Stone Mountain poses another test for Confederate symbols

FILE - A Tuesday, June 23, 2015 file photo shows a carving depicting confederates Stonewall Jackson, Robert E. Lee and Jefferson Davis, in Stone Mountain, Ga. The "Confederate Memorial Carving" in a state park outside of Atlanta is once again stirring controversy, as Georgia officials try to decide what, if anything, to do about a huge sculpture that memorializes three of the South's Civil War heroes but causes offense to blacks and others. (AP Photo/John Bazemore, File)

STONE MOUNTAIN, Ga. (AP) – Carved into Stone Mountain, near Atlanta, a Confederate trinity sits astride their horses, high above the ground.

The granite images of President Jefferson Davis and Gens. Robert E. Lee and Thomas “Stonewall” Jackson pose another test for symbols of the 19th century Southern rebellion.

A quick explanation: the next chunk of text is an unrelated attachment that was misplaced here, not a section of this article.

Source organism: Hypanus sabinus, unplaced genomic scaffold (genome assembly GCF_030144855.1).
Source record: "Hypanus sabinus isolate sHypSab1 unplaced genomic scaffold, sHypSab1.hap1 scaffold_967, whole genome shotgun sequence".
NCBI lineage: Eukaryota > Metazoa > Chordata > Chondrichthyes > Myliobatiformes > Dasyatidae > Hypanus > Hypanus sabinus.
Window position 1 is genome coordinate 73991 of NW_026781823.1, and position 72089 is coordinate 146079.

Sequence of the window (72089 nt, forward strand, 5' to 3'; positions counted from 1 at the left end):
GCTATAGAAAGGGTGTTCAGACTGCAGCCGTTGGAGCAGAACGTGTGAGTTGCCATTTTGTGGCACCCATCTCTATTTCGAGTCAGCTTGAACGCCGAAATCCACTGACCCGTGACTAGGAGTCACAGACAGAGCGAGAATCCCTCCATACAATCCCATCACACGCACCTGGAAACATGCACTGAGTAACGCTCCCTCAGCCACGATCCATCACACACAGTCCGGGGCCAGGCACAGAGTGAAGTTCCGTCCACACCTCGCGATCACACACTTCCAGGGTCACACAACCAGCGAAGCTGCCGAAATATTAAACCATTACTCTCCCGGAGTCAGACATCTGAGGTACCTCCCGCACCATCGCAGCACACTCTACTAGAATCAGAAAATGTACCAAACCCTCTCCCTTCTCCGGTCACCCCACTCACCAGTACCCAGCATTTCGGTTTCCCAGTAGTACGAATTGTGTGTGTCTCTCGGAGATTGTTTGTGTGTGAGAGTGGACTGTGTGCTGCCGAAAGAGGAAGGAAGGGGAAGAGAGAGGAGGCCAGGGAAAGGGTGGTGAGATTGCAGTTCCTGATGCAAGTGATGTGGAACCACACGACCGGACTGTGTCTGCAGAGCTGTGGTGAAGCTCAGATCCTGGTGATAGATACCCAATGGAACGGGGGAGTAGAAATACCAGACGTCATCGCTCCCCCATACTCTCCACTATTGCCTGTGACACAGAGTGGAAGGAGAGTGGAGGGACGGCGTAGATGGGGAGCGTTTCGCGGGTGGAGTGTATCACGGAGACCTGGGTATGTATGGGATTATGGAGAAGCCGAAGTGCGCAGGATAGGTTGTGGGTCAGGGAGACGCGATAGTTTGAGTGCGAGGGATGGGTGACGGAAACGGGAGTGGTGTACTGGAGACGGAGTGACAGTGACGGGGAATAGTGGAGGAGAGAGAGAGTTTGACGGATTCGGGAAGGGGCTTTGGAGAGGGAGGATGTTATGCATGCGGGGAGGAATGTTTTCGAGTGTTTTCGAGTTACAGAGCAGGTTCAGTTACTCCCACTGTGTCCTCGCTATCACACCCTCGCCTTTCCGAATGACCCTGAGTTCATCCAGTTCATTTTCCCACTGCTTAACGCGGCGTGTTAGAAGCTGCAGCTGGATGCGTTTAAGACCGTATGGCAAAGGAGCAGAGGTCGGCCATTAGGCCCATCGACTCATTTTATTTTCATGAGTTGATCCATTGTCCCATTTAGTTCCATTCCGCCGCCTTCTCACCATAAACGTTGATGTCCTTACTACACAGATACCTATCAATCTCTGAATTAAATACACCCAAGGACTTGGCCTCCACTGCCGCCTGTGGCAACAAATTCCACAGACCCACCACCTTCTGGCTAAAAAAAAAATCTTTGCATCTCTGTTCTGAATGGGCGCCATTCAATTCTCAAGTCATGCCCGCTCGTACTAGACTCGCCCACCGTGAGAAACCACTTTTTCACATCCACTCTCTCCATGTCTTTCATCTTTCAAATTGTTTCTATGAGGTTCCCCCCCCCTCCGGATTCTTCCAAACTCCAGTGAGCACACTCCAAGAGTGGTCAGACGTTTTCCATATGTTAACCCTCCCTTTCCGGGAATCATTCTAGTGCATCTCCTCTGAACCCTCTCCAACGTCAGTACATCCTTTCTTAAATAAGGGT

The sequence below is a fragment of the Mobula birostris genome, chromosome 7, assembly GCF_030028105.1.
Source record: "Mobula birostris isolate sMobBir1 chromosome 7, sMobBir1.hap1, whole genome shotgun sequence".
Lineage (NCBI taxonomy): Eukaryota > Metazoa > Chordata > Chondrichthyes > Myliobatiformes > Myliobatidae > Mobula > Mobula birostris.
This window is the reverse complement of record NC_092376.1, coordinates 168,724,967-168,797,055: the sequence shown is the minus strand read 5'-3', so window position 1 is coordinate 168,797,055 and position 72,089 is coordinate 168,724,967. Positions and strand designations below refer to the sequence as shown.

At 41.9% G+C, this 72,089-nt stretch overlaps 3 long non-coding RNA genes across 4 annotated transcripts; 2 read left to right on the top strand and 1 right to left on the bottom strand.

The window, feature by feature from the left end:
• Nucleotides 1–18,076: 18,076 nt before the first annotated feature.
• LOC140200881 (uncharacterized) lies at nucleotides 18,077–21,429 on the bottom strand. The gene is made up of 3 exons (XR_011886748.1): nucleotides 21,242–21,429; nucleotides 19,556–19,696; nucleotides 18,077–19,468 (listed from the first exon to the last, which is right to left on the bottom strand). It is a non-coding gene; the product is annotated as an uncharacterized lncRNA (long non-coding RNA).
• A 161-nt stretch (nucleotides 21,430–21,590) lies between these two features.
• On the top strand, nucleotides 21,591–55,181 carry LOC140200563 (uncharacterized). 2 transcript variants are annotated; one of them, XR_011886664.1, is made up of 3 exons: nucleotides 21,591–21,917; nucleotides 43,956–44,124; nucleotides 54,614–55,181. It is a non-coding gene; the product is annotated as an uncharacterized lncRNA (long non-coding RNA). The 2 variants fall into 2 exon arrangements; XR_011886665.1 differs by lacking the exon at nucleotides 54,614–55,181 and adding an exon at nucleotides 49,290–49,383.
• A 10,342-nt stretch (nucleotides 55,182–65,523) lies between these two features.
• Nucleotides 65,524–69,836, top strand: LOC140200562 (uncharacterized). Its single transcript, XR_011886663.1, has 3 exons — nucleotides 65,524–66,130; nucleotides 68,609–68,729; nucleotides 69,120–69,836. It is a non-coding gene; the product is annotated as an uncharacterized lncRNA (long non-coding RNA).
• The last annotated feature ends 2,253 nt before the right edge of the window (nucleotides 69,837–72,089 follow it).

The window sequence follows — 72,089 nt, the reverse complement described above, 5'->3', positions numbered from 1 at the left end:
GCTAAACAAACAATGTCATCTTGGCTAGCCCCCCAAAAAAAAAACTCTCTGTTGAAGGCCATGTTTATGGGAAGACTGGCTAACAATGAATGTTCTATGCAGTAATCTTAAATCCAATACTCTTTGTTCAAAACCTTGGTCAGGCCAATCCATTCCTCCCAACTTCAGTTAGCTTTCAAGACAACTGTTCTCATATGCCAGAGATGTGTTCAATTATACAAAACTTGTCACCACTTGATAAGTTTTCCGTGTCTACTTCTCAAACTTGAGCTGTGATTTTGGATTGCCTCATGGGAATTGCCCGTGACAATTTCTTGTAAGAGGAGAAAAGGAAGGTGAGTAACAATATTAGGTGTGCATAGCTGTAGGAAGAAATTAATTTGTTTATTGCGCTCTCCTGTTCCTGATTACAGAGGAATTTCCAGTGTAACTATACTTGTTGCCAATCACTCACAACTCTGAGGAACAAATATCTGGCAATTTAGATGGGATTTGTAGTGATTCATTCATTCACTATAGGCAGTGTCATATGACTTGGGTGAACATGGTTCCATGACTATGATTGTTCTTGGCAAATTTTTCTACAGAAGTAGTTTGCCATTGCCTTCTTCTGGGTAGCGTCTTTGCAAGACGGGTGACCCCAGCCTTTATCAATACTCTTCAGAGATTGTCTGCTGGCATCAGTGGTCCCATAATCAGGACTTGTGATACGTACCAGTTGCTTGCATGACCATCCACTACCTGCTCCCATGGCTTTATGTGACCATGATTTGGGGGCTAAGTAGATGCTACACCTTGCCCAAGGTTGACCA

Following the deadly violence surrounding an Aug. 12 white-nationalist rally in Charlottesville, Virginia, a Democratic candidate for Georgia governor said it should be removed.  But removal would probably mean destroying a work of public art that’s the centerpiece of one of Georgia’s biggest tourist destinations.

Stone Mountain’s history is deeply entwined with the Ku Klux Klan. The group’s rebirth in 1915 was marked with a Thanksgiving night cross burning atop the mountain. But today it also hosts many other attractions, like hiking and kayaking.

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